Lying in the central region of Vermont is the jaw-dropping Mad River Valley, which is traversed by the Mad River. The region is all about hilly farmlands and iconic barns, making it the perfect setting to see the fall foliage. It’s famously home to the dynamic town of Waitsfield, which is home to two historic covered bridges, namely Pine Brook and Big Eddy. They sit along the path of the easygoing Mad River and are surrounded by gorgeous autumnal colors. In fact, the Big, a.k.a. the Great Eddy, is also the second-oldest covered bridge in Vermont. If you’re here for more than a day, don’t miss visiting the artisanal market of Mad River Taste Place.
- The Mad River region is a great all-around region to visit during the fall.
- It’s perfect for those who love the outdoors.
- It’s also great for history enthusiasts.
- The region isn’t exactly suburban.
Where to Stay: Sitting in the heart of Waitsfield, the Featherbed Inn is an excellent place to stay to explore the Mad River region. This gorgeous B&B is one of the very few B&Bs we’ve seen to feature a swimming pond! It also has fire pits, an outdoor hot tub, free Wi-Fi, three-course breakfasts, and is dog-friendly too.
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Are you in the Quechee State Park region for a longer time? You should also check out the neighboring town of Woodstock, which looks equally pretty in the fall. Constantly called the “quintessential New England Village,” this town is the king of covered bridges in Vermont. And when it’s surrounded by fall colors, it’s as pretty as a picture. The central square in town is home to a host of lovingly restored Georgian, Federal-style, and Greek Revival homes that look straight out of a painting when they’re swathed in fall leaves. What’s more, the quaint town bustles with restaurants and shops and is the epitome of classic American charm. Hide through the Marsh-Billings-Rockefeller National Historical Park’s woodlands for the best fall scenery.
- When combined with the neighboring Quechee State Park, Woodstock is the perfect fall season getaway in Vermont.
- It’s a heady mix of urban and country charm.
- The town is known for its delectable cuisine.
- People might need a longer time to holiday here, given that Quechee State Park is right next door.
Where to Stay: Stay at grand dame Woodstock Inn & Resort, which is more than 125 years old. A roaring fire in the lobby is just what you need on a chilly fall evening after exploring the town. Not only does it have amazing digs, but also it has a full-service spa, a library, two restaurants, and concierge service.
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The Northeast Kingdom
Most diverse region. The Northeast Kingdom – it feels like some magical place, doesn’t it? Fall colors in this remote three-county northeastern corner of the state pop in early, so just follow the ‘NEK’ bumper stickers north. This remote region of family skiing resorts and hilly farm towns is one of the most diverse regions in all of Vermont. For instance, the town of Burke, home to the annual fall foliage festival, is all about quiet ponds and uncrowded country lanes. Montgomery is famous for its covered bridges, while Jay Peak is a popular ski resort that’s an excellent fall escape too. What’s more, there are tons of outdoor activities to enjoy here while soaking in the fall foliage views, including hiking, mountain biking, picnicking, and more.
- This is one of the most pristine regions of Vermont.
- It’s a good mix of towns and country.
- It has the scope of a wide variety of outdoor activities.
- It’s very remote.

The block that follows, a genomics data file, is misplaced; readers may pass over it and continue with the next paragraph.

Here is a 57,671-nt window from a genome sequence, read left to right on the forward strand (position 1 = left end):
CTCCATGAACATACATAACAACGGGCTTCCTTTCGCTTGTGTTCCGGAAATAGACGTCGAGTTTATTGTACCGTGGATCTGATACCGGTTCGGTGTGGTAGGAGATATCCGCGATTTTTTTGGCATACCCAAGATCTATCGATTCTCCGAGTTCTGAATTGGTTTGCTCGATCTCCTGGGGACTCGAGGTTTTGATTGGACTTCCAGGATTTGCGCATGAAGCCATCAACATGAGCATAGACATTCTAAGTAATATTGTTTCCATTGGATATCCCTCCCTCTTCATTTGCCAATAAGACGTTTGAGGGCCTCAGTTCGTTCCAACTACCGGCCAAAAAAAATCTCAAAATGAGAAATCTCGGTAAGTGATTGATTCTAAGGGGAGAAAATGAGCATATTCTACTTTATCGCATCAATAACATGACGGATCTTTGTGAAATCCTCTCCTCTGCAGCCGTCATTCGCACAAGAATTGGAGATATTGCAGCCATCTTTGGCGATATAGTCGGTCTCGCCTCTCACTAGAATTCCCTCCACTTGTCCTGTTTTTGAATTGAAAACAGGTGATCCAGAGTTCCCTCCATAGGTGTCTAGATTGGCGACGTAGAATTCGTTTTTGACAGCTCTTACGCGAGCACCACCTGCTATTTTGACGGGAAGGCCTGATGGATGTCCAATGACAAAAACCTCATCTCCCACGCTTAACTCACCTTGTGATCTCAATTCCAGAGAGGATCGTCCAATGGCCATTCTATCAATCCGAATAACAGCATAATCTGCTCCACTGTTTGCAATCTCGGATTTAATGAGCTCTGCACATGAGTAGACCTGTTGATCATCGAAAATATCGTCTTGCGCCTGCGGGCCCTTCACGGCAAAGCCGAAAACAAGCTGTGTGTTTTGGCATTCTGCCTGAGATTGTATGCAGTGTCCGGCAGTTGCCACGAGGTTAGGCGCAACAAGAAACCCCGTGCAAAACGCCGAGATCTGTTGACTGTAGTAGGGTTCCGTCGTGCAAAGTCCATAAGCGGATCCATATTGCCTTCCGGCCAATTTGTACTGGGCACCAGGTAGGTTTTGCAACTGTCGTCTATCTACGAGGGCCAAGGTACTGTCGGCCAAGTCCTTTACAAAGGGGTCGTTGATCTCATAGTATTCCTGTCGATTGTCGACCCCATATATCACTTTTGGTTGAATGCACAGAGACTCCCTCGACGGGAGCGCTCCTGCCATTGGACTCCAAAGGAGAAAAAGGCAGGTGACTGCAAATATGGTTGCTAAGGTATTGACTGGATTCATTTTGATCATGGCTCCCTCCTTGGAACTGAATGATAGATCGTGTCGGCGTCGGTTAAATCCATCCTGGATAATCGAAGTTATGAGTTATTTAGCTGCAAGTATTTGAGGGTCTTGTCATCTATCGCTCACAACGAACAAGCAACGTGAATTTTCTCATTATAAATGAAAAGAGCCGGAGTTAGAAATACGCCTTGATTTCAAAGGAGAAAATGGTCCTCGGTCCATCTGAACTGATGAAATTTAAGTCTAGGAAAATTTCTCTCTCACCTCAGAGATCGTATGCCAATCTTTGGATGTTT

Where to Stay: Rabbit Hill Inn in Lower Waterford is another Select Registry hotel – and a homey yet upscale one at that. This B&B seems to garner only great word-of-mouth buzz, and it’s no surprise. Surrounded by 15 acres of walking trails and gardens, this B&B also has a gazebo and a spring-fed pond. Most of the elegant rooms have two-person whirlpool tubs, fireplaces, and splendid views of the White Mountains and the Connecticut River.
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While it’s part of the Northeast Kingdom, we cannot complete this list without mentioning Peacham. This town is characterized by the Congregational Church’s piercing white spire, framed by rolling undulating hills bursting in fall colors. It’s a vision so perfect that even Hollywood has been lured by its charms. Big-picture productions might have come and gone, but this wee town remains rural and quiet, with some of the most wonderful fall foliage you’ll have ever seen. The nearby Barnet and Peacham Pond offer riotously colorful autumn vistas, while the traditional red barns and the iconic churches evoke old-style comfort. Did you know that Peacham celebrates Fall Foliage Day every year towards the end of September? The activities range from leaf-peeping and book sales to lunches and observing the night skies!
- The village has a laidback charm and is very quiet, perfect for a fall holiday.
- It offers some of the most spectacular outdoors in the Northeast Kingdom.
- It might be a little too rural for some.
Where to Stay: Staying in Peacham might be a little difficult, so Saint Johnsbury, which is 25 minutes away, offers a good alternative. It’s home to the Fairbanks Inn, which is a basic but lovely hotel perfect for staying while exploring the region. It has comfy rooms with fridges and microwaves, an outdoor heated pool, and even barbeque facilities and free Wi-Fi.
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The best destinations to soak in Vermont’s fall sceneries are spread out all over the state. If you’re having a hard time deciding where to go, here’s a whittled-down list.
- Best city: Burlington
- Best state park: Quechee State Park
- Best village: Grafton
- Most diverse region: The Northeast Kingdom
What is the best time to see fall foliage in Vermont?
The fall foliage season in Vermont usually is between early September to mid-October.
How long do the leaves stay colorful in Vermont?
Usually, the fullest colorful leaves can be seen in late September in the northern part and through mid-October in the southern region.